Social capital is a concept signifying the collective value of social interactions and relationships and the reciprocity that springs from social networks. The sustainability of community and civic life–even, some say, democracy itself–depends upon the continued cultivation of social capital.
Some experts and scholars in recent years have warned that social capital is dangerously in decline. In response, a number of organizations have sprung up to counteract the perceived depletion of social capital and to encourage the nurturing of social and civic connection. These include BetterTogether, the World Bank, and Assist Social Capital.
The internet and email play an important role in maintaining these dispersed social networks. Rather than conflicting with people’s community ties, we find that the internet fits seamlessly with in-person and phone encounters. With the help of the internet, people are able to maintain active contact with sizable social networks, even though many of the people in those networks do not live nearby. Moreover, there is media multiplexity: The more that people see each other in person and talk on the phone, the more they use the internet. The connectedness that the internet and other media foster within social networks has real payoffs: People use the internet to seek out others in their networks of contacts when they need help.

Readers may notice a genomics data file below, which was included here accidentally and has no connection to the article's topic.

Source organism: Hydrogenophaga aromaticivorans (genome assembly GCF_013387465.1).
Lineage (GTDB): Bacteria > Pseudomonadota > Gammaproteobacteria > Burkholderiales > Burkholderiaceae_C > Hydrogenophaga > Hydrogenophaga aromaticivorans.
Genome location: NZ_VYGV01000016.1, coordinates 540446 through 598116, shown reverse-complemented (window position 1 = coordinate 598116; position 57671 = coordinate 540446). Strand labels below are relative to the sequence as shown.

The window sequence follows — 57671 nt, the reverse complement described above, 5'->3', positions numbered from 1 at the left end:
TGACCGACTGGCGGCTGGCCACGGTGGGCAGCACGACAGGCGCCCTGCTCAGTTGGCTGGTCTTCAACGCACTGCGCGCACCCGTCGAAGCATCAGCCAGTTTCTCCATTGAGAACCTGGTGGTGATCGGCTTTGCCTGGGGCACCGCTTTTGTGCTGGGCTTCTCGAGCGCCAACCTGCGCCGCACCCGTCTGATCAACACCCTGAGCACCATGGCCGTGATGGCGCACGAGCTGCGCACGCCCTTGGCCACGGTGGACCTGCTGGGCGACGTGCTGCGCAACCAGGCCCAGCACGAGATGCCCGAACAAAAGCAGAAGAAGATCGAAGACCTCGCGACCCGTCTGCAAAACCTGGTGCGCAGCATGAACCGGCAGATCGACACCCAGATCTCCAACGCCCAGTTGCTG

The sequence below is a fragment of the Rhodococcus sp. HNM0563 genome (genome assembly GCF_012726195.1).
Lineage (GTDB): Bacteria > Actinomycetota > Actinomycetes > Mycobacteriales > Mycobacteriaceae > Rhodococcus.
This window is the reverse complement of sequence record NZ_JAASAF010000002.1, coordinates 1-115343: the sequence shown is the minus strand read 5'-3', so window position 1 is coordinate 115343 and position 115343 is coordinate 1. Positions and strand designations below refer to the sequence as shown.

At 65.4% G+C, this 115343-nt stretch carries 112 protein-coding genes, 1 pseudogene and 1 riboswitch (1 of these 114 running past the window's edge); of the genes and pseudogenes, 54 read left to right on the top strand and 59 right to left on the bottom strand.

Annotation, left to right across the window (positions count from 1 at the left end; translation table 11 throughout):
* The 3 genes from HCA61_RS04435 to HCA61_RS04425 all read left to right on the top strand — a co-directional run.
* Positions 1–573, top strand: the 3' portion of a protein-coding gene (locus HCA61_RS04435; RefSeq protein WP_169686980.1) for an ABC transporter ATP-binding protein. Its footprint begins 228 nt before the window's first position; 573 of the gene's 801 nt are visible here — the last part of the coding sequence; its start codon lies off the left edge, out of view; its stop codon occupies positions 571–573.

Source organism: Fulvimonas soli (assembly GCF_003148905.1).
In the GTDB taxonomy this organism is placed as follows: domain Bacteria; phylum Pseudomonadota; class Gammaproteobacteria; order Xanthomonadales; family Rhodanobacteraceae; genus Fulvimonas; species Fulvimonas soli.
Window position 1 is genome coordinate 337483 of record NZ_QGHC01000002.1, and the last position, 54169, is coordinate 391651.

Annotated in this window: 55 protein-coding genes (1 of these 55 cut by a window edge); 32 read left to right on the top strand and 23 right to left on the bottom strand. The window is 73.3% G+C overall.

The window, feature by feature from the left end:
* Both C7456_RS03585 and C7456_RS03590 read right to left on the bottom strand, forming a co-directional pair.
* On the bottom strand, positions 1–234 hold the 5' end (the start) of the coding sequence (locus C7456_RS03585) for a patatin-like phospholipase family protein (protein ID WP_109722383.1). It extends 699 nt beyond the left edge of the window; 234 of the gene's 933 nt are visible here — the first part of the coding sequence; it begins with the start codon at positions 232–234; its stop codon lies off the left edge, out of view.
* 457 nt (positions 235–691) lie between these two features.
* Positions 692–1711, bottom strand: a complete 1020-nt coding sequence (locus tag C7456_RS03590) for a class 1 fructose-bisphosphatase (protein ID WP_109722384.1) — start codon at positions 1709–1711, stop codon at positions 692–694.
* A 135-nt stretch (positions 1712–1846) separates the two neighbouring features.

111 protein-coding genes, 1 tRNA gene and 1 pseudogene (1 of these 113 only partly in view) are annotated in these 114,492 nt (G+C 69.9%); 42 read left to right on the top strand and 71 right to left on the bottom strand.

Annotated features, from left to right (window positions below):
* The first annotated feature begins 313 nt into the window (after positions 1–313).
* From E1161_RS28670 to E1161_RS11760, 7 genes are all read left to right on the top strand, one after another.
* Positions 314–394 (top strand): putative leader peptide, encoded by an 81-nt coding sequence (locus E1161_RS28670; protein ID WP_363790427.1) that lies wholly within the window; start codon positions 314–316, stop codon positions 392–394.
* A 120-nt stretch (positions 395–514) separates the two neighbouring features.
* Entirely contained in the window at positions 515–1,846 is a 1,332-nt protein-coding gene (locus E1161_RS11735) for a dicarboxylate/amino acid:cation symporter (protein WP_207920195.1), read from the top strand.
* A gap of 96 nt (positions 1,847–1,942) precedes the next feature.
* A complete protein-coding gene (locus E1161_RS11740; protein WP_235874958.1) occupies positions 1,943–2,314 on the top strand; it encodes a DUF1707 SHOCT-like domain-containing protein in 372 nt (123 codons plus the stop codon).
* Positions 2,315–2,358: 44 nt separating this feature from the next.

In addition, contrary to the notion that regular Internet users are pathetic social misfits, the study instead found that “Internet users have somewhat larger social networks than non-users. The median size of an American’s network of core and significant ties is 35. For internet users, the median network size is 37; for non-users it is 30.”
Journeying from the Internet back to the terra firma of real-world social congress, at least one scholar has argued that the workplace is also a wellspring of social capital, and that there is evidence to support the notion that workplace relationships strengthen civic involvement and democracy. As Columbia law professor Cynthia Estlund observes in Working Together: How Workplace Bonds Strengthen a Diverse Democracy,
In the workplace, and often only there, individuals have to find ways of cooperating on an ongoing basis, over weeks or years, with others who have distinct cultural backgrounds, life trajectories, opinions, and experiences, and racial and ethnic identities. That makes the workplace a uniquely important institution in a diverse democratic society and a central component of any reasonably capacious account of “civil society”.
It is indeed true that the personal is, in the end, political. Dispute resolution professionals whose work brings healing to workplace conflicts should consider their endeavors in a new light: that their efforts may in a big-picture, long-range way promote civic involvement and, ultimately, a re-energized democracy. Makes you think, doesn’t it?